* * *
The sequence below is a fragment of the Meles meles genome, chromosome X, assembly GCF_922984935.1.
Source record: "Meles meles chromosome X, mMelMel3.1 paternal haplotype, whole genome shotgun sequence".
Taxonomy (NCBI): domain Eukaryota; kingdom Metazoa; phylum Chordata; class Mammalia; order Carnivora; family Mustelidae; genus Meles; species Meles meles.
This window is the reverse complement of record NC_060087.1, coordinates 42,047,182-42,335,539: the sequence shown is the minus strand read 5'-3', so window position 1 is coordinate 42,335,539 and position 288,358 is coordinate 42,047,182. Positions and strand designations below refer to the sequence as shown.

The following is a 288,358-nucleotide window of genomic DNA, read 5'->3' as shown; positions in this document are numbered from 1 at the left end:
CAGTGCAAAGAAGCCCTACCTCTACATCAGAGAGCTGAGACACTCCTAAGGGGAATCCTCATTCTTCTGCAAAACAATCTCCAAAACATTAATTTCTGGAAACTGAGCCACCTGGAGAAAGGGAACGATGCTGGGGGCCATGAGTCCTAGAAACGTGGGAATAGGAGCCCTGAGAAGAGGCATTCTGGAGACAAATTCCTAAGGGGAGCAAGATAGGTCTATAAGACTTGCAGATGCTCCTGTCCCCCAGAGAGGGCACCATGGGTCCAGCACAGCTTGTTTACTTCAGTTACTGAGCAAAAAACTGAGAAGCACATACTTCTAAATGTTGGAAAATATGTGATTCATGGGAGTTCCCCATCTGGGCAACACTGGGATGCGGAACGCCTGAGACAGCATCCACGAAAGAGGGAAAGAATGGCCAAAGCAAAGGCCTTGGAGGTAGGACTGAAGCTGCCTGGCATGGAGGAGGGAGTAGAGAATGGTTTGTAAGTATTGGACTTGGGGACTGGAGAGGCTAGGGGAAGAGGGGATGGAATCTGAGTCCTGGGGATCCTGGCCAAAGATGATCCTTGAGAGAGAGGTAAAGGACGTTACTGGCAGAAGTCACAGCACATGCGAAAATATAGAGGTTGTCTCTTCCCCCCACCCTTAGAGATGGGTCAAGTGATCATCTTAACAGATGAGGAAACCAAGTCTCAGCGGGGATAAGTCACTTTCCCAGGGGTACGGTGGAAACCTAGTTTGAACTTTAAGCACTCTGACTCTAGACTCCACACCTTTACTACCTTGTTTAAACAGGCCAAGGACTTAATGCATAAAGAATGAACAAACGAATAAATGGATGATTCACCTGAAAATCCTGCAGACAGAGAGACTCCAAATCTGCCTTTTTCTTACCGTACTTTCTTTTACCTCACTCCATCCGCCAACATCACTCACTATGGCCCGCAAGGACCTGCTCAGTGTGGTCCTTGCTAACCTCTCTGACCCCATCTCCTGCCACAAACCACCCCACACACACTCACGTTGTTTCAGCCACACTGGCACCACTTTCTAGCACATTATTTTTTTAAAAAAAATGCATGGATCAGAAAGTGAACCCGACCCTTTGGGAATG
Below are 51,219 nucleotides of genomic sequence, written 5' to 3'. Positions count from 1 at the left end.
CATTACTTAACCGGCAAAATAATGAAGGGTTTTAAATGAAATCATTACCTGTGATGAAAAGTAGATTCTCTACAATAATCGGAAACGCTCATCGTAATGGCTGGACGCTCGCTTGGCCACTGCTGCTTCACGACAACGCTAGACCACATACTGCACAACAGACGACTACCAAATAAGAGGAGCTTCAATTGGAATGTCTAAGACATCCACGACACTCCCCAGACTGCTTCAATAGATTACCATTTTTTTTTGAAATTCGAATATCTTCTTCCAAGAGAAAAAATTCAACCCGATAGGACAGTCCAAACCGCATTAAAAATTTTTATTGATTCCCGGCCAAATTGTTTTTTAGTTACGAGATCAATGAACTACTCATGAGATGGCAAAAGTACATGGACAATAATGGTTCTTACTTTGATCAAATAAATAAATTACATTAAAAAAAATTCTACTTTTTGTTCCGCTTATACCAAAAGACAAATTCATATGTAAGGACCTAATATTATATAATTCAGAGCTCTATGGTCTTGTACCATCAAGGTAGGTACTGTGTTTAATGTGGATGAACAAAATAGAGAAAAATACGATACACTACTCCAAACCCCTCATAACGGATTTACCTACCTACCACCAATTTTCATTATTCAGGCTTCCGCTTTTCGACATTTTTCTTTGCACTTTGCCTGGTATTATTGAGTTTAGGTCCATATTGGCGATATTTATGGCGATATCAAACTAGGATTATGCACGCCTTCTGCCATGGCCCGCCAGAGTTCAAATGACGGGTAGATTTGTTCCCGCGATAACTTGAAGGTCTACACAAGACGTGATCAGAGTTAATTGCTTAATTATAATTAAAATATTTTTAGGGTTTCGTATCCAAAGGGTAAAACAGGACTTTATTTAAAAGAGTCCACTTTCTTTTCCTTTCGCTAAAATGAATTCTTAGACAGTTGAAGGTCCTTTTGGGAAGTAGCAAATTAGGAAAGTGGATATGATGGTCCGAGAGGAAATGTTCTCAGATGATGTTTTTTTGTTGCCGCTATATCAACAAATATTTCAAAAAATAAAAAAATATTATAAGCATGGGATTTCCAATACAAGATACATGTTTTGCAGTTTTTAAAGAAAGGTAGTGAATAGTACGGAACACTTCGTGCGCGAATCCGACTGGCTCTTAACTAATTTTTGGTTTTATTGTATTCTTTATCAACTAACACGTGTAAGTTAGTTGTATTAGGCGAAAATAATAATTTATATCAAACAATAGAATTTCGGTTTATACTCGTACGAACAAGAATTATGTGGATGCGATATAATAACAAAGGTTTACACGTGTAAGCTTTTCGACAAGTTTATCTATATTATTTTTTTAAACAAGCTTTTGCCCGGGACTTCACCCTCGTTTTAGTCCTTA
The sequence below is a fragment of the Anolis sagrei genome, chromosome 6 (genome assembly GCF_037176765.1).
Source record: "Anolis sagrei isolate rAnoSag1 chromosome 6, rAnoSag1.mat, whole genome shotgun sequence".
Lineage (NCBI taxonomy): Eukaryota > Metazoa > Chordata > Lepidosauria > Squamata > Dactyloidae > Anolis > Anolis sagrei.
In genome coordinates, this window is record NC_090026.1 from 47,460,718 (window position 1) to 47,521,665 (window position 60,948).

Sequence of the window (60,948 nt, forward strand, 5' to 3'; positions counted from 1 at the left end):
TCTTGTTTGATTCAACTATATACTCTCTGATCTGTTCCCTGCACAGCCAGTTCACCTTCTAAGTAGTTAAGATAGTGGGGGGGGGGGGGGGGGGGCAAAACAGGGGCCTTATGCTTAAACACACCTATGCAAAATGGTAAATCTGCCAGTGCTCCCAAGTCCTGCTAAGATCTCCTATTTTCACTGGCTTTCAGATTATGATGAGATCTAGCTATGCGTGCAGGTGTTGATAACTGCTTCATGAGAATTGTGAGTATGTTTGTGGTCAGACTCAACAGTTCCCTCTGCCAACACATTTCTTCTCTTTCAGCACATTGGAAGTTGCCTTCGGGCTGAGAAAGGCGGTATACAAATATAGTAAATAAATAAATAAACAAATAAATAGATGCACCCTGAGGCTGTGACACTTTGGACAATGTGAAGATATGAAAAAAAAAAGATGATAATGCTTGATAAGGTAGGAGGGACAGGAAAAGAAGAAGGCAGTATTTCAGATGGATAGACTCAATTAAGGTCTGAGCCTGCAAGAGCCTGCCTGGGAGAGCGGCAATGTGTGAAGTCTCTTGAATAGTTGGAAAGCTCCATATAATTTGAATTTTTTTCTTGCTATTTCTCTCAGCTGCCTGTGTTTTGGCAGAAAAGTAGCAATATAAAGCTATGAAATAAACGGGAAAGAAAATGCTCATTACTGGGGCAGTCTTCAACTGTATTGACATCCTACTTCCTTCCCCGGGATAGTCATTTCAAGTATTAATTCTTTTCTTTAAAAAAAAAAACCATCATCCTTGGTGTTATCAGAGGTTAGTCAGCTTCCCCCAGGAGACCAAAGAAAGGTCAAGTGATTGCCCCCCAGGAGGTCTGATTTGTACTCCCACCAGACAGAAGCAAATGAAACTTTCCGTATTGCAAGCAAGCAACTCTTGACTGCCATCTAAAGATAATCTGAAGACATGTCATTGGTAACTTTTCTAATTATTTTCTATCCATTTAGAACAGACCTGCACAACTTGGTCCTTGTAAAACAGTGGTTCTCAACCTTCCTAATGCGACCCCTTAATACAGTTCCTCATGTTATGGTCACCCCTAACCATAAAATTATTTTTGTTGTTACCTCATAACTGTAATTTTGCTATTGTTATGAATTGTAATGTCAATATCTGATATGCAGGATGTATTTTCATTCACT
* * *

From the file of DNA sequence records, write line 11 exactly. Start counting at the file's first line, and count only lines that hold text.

Lineage (NCBI taxonomy): Eukaryota > Metazoa > Chordata > Lepidosauria > Squamata > Dactyloidae > Anolis > Anolis sagrei.